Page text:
There were always signs that Quique Setien’s Real Betis were capable of something special. Earlier in the season, a win against Real Madrid was an upset in itself, but it was the composed manner in which they went about their task which made it all the more impressive. Yes, they could press and play with intensity while looking to disrupt their opponents, but with the ball they were just as neat and purposeful.
For all of Betis’ bright sparks, leaking goals was the sacrifice that they were willing to make. For the first half of the campaign, their entertainment value was not channelled into a one-sided narrative, but instead Setien’s style left his defence susceptible to being exposed. Promoting risk would not always come hand in hand with reward.
While the renaissance of Joaquin allowed for the 36-year-old forward to be the poster boy of Setien’s attack, with the experienced wide man given plenty of liberty to either keep his width or come infield to help find space between the lines, a different figure has breathed new life into Betis since the turn of the year. Joaquin is part of the furniture at the club, with his spirit held just as dear as his footballing ability, but a man newly introduced to the group has had a huge impact.
Marc Bartra left Barcelona with a point to prove at Borussia Dortmund, but in January the time was right to return to Spain. Betis were characterised by their desire to attack, get forward and be positive in their use of the ball, and yet their best signing of the campaign has proven to come in the form of a central defender. The project itself has been ambitious since the summer, with money spent, and managing to attract a name such as Bartra’s shows their upward trajectory.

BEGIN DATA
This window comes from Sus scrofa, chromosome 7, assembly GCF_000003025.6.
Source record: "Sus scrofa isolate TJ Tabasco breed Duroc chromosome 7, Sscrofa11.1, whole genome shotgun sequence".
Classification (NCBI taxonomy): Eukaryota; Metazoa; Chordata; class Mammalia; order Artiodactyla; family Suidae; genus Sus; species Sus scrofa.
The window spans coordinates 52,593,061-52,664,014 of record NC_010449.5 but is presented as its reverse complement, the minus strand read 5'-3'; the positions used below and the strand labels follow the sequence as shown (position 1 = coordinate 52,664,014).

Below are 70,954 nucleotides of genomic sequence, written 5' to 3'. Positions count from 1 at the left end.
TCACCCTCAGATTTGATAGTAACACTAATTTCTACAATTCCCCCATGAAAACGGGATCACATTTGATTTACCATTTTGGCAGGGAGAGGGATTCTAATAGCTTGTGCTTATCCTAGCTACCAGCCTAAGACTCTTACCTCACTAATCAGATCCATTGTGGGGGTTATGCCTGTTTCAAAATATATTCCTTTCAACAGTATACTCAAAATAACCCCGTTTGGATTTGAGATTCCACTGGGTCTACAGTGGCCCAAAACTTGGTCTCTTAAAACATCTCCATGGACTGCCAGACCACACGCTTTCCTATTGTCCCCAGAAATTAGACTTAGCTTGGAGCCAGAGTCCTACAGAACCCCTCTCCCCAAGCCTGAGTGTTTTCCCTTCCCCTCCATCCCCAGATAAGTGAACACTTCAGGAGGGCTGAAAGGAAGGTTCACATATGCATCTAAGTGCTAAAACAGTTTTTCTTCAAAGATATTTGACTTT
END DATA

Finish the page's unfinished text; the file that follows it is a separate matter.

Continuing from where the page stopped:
The Spaniard has seen Betis take eight wins from his first 11 matches, with his presence helping to usher in a new era of balance alongside a few tactical tweaks from Setien. Starting either in a back three or four as a central defender, Bartra has been excellent on the defensive side of things, while also having the capacity to step out with possession with confidence.
Only six games remain in LaLiga, with Betis sitting comfortably in fifth place with a four-point lead over sixth-placed Villarreal. Their local rivals Sevilla are in free fall in seventh, and must still pay the Benito Villamarin a visit between now and the end of the campaign. A narrow 1-0 victory over Girona most recently, the Catalans’ first defeat at Montilivi since December, secured their fifth consecutive win in the league and continues to add fuel to the fire.
Bartra has helped to oversee a defensive reshuffle, with Betis managing to keep clean sheets against Girona, Eibar, Getafe, Espanyol, Real Sociedad, Levante and Deportivo in 2018. From a running joke in the division in terms of their gung-ho style and stubbornness in their approach, they have evolved into a much more balanced and methodical machine in recent months.
“We have tweaked our tactics without losing our identity,” Setien explained recently to BeIN Sports. “There have been many matches where we are now more patient, waiting for spaces to open up and we’re thinking more.”
By often using wing backs, with the home-grown likes of Junior and Francis getting plenty of opportunities out wide, and deploying either three central defenders or a deep midfielder that can drop into a stretched back four, Betis are getting the best of both worlds. They have plenty of options for playing through midfield, as well as the width to permit Joaquin and Ryad Boudebouz to flit infield and act on instinct.
The pitch is opened up, with players such as Fabian Ruiz, Andres Guardado and Javi Garcia having the composure to pick their moments to either recycle possession or break opposition lines. Fabian will often drop out to the right-hand side to collect the ball from deep, while Guardado knits everything together in the centre of the park.
Sergio Leon, Antonio Sanabria and Loren Moron all have the desire, work rate and movement to cause problems in behind, as well as the engines to lead from the front in terms of pressing. From appearing vulnerable and one-dimensional, Betis now have real depth and options to choose from, but the figures of Joaquin and Bartra are not negotiable. The former embodies what it means to be Betis, while the latter is well on his way to personifying the positive change and progress at the club out on the pitch.
One arrived a mere few months ago, while the other has grown up loving the club, and yet the pair share the same short-term aim: European football. While teams such as Sevilla, Girona Eibar and Villarreal have stuttered in recent weeks and fallen away somewhat, Betis just keep on winning, home or away.